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Summer in KC is a joyous time – the sun is shining, the fountains are flowing and the pools are packed. Unfortunately, summer also means hot temperatures and high humidity that seem to be breaking records year after year. In August 2023, the heat index soared to 121 degrees in Kansas City, MO. (1) Temperatures that high aren’t just uncomfortable, they are deadly. In fact, 2023 saw more heat-related deaths than any other year on record with 2,300 lives lost across the United States. (2

In our ever-changing climate, scientists are projecting the number of stifling hot days is only going to increase as time goes on. By 2050, it is expected Kansas City will average over five weeks of temperatures exceeding 97 degrees not including heat index. That’s up from an average of just one week of extreme heat in 1990. (3)

As the mercury continues to rise, it is more important than ever to find sustainable solutions for beating the heat and keeping our community safe, especially for those most vulnerable to extreme heat events. At Bridging The Gap, we are on the front lines of the fight to keep our city cool and livable for everyone.

During last summer’s “heat dome,” our team took to the streets to find out just how much a tree can help us stay cool. We measured surface temperatures of pavement in full sun versus in the shade of a tree and found just a little bit of shade can keep the temperatures nearly 20 degrees lower.

By Autumn Weir. Autumn is a Heartland Tree Alliance Program Coordinator.

Temperature readings taken on 8/22/23 at 5:30PM; the index was 117 degrees.

We also measured the difference in surface temperatures between shaded asphalt and shaded grass. The grassy area stayed over fifteen degrees cooler than the shaded asphalt and a whopping thirty-one degrees cooler than the unshaded asphalt.

Temperature readings taken on 8/22/23 at 5:30PM; the index was 117 degrees.

The Heat Island Effect

These measurements demonstrate the heat island effect on a small scale and show how much cooler natural spaces stay as opposed to impervious surfaces such as pavement and buildings. Cities have higher concentrations of these impervious surfaces which absorb and re-emit the sun’s energy more than natural spaces like forests and prairies. This heat island effect is compounded in areas that lack access to trees, vegetation, or bodies of water, which can all help reduce temperatures. (4)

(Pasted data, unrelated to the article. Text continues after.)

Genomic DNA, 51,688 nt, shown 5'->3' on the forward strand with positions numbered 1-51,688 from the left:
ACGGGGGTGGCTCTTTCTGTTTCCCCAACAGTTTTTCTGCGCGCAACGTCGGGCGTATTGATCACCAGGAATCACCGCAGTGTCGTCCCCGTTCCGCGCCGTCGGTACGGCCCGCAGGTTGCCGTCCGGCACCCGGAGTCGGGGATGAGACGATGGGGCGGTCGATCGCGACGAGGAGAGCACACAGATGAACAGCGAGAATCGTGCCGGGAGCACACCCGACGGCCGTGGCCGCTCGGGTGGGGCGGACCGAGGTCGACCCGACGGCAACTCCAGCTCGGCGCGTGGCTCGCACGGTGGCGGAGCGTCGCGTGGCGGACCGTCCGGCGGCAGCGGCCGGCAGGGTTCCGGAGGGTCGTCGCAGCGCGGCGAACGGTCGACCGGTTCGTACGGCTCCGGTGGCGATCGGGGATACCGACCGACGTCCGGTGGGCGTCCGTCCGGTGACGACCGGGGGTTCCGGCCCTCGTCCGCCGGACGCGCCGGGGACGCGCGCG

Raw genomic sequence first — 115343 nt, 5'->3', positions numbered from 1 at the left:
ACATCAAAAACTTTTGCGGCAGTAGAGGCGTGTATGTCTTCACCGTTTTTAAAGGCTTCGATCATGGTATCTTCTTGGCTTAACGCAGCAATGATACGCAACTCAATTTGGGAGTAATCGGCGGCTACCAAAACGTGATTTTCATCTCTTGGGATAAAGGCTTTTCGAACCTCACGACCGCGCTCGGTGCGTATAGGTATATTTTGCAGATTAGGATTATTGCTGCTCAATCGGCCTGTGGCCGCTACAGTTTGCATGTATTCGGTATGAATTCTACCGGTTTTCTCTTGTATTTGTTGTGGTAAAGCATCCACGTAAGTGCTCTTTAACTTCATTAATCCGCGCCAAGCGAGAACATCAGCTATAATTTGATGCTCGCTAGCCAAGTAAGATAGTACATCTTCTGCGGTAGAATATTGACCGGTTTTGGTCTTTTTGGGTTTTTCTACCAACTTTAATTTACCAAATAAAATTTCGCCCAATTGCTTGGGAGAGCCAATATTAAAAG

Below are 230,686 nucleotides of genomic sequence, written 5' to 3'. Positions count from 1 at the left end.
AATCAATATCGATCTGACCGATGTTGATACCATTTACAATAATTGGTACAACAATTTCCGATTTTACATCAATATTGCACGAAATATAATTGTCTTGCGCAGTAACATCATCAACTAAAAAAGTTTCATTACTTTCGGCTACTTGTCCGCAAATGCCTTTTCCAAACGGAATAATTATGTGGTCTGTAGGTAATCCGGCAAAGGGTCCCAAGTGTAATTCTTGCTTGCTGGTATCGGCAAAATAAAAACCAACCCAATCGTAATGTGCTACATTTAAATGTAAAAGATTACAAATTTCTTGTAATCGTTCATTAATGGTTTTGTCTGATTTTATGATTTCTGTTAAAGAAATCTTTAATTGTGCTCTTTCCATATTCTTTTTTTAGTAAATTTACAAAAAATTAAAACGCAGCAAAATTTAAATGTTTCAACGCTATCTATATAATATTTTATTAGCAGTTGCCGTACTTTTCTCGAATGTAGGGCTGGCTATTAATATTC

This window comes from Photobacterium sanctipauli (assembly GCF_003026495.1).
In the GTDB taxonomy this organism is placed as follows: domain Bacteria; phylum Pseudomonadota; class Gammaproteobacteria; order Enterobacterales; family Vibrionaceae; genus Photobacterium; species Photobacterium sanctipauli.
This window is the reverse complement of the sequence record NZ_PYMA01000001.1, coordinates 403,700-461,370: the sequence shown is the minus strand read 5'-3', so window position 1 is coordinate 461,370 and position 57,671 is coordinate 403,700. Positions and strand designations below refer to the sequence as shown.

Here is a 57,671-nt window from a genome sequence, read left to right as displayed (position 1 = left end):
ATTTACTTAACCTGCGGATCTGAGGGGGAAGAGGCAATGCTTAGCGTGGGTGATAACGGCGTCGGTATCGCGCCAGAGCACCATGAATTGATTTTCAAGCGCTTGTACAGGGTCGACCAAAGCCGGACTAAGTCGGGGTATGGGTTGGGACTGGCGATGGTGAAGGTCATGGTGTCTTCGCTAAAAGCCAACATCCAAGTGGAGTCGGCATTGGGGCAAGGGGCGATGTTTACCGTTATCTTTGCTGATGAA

In 2021, the Urban Heat Watch program examined the heat island effect specifically in Kansas City, MO, to see which areas of our community are at the greatest risk for extreme temperatures. (5) They found some parts of our city are averaging ten degrees warmer than others. It is no surprise the hottest parts of Kansas City are also the areas with more impervious surfaces and less green space.

Heat Watch Kansas City Report:

Green Infrastructure Can Help

These temperature readings show just how much green infrastructure can help our communities stay cool and safe as we experience hotter summers. But what exactly is green infrastructure?

Green infrastructure is one of the leading solutions for combatting dangerously high temperatures in cities across the globe. According to one definition by American Rivers, it “incorporates both the natural environment and engineered systems to provide clean water, conserve ecosystem values and functions, and provide a wide array of benefits to people and wildlife”. (6) Examples of green infrastructure include the 230 rain gardens that our Green Stewards program helps manage, the hundreds of street trees Heartland Tree Alliance plants throughout the metro each year, and the preservation of existing native ecosystems like the remnant prairies KC Wildlands manages.

While Bridging The Gap takes on large scale green infrastructure, there are many things you can do to help better our community on a smaller scale. Planting a tree, adding native plants to your yard, or your balcony if you’re in an apartment, and having a rain barrel to collect stormwater are all examples of green infrastructure you can do right at home. 

Of course, not everyone has a yard or even a balcony for growing plants or collecting rainwater. Thankfully, even if you’re not currently in a position to add greenery at your house, you can still get involved in the movement! Our organization has dozens of volunteer opportunities each month spread among several programs, so you can decide which activity sounds most exciting to you. Since nearly all of our work takes place in public spaces, the fruits of our labor are shared with everyone. 

Whether you want to volunteer, get a free tree, or just need advice on native plants, our team is here to help. We love connecting with people like you who share our passion for making the world a better place not just for plants and animals, but for people, too. We hope to see you soon at one of our upcoming events!